I'm sure highbrow critics will give this film withering reviews simply because it is such a blatant crowd-pleaser. With song, dance, corn pone one-liners, a bit of romance, a bit of sadness, and more than a little bit of "Little Engine That Could" gumption, and you have a movie where the audience actually burst into applause at the triumphant finale. Sure, I'm sure there were some sour-faced, eyeball-rolling naysayers present, but heck, they aren't the target audience for something as feel-goody as Joyful Noise.
The small town of Pacashau, Georgia just needs a little glimmer of hope. Men are leaving town to find jobs, women are holding down multiple low-paying jobs to make ends meet. Then you have the Divinity Church Choir who have been trying to make to the finals of the National Joyful Noise Competition, but can't seem to get past regionals. When the choir director Bernie (Kris Kristofferson) keels over in the opening credits, looks like the position is open, and church benefactor G.G. (Dolly Parton) is sure the job is hers, but the pastor gives the job to Vi Rose (Queen Latifah). Claws are quite literally out (Dolly sure has some talons!) as the two women fight over the spirit and the tone of the choir, trying to find the magic that will take them to Nationals and give the town a much-needed lift in pride.
Queen Latifah and Dolly Parton are two enormously appealing entertainers, and it is especially fun to see Dolly quipping her one-liners on screen again (even when she mocks her own plastic surgery). They are surrounded by an exceptionally—and refreshingly—diverse cast of supporting characters, including, yes, ASIAN Americans that have American accents (I always take note of this). A bit more attention is spent on the requisite young love story between Vi Rose's 16-year-old good-girl daughter Olivia (Keke Palmer) and the G.G.'s bad-boy grandson Randy (Jeremy Jordan) who has been sent by his mother from New York due to some vague trouble that is never explained. Oh, well. Their romance is cute, and the boy gets points for his friendship with Vi Rose's Asperger's-afflicted song Walter (Dexter Darden).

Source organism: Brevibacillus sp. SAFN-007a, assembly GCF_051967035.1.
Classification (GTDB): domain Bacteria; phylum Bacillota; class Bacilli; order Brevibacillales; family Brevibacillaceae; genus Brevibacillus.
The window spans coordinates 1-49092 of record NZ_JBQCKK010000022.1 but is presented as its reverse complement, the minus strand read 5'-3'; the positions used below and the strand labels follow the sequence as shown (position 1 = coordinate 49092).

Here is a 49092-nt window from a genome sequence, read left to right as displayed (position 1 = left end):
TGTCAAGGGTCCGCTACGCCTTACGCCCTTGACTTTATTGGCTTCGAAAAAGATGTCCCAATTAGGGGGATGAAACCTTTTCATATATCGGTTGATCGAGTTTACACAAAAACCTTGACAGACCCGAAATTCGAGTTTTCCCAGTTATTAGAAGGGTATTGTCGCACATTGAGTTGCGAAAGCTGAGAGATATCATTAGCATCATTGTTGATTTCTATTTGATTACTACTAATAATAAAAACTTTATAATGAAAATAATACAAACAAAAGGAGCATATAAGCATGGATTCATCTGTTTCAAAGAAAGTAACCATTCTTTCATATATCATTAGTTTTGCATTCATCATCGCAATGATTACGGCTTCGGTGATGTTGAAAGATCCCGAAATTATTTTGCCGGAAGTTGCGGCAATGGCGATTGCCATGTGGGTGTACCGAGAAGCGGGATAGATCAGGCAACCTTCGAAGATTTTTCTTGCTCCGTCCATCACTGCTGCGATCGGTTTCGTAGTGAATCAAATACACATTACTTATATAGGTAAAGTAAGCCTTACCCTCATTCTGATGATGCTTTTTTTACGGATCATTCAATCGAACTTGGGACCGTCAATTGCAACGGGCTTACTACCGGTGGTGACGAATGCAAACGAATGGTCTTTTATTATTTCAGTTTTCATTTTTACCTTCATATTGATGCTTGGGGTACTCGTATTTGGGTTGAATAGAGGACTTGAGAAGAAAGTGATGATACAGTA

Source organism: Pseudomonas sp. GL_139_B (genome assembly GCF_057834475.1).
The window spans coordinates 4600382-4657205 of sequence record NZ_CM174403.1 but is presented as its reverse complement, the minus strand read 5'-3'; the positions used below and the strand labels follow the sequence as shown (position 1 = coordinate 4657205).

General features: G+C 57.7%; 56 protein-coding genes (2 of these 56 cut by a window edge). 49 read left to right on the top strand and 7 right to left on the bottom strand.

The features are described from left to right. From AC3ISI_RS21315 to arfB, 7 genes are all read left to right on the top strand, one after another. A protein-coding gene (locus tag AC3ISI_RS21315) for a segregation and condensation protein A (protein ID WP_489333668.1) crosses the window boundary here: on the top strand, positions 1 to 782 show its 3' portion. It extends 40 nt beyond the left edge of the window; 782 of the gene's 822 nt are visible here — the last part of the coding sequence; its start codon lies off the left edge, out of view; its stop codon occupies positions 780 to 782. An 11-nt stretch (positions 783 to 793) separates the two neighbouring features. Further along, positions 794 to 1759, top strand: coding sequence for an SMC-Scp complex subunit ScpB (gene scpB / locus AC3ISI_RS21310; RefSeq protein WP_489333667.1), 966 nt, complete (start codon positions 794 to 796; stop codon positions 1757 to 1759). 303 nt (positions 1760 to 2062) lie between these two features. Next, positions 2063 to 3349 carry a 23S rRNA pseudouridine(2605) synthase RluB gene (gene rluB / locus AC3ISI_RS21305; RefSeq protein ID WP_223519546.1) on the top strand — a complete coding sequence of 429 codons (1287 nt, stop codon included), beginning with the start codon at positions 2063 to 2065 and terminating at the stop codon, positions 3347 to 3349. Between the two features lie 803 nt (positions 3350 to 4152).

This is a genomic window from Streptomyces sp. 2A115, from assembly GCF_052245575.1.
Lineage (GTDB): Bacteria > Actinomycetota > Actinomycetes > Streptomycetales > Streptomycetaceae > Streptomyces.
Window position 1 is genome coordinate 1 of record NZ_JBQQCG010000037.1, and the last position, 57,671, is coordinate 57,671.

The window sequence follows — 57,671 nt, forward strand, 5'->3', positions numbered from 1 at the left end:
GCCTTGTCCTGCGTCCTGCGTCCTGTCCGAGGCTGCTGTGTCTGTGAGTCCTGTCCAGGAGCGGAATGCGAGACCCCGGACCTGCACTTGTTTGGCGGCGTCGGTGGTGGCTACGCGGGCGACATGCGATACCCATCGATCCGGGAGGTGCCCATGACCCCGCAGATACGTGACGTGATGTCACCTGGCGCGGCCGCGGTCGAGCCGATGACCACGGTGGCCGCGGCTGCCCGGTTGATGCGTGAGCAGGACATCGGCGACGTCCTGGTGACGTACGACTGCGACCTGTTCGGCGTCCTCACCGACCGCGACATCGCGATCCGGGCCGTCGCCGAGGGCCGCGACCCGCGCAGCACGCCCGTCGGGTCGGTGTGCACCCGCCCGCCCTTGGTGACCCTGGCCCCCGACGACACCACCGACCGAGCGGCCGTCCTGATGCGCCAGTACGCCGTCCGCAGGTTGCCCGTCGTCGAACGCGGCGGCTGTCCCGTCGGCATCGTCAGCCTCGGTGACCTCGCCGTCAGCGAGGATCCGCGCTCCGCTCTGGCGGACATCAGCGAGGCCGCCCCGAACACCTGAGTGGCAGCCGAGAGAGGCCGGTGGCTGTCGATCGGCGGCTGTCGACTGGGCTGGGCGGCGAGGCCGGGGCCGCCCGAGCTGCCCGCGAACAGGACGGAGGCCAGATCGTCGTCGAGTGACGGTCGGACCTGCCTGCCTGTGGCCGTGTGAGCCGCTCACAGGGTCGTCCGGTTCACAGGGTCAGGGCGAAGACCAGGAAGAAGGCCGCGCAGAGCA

OK, I know, I know... It's one of those movies where all is set right with the power of song. But is there really anything wrong with that? This movie made me smile. It made me laugh. Shoot, it even make me cry. Both Queen Latifah and Dolly get nice solo numbers, but Dolly's rendition of "From Here to the Moon and Back" (sung to the memory of her husband), which was *this* close to being corny, totally got me weepy. You know what? There is absolutely nothing wrong with a feel-good movie, and Joyful Noise totally worked for me.
DVD + BLU-RAY NOTES
Of course I loved the extras! There is a spotlight on Dolly Parton's "From Here to the Moon", a song that Dolly says she wrote for her husband, and the featurette has interviews and behind the scenes footage of Dolly recording the song. Apparently Dolly whipped up 12 songs for the three slots she was asked to fill in the film! "Leading Ladies" also goes into the recording studio with Dolly and Queen Latifah. In "Inspiration of Joyful Noise", director Todd Graff describes how the story of the film was an homage to his mom and the church choirs (his mom was the Vi Rose character). There are some extended songs, deleted scenes, and finally a live show where Queen Latifah and Dolly Parton take the stage together to sing "He's Everything".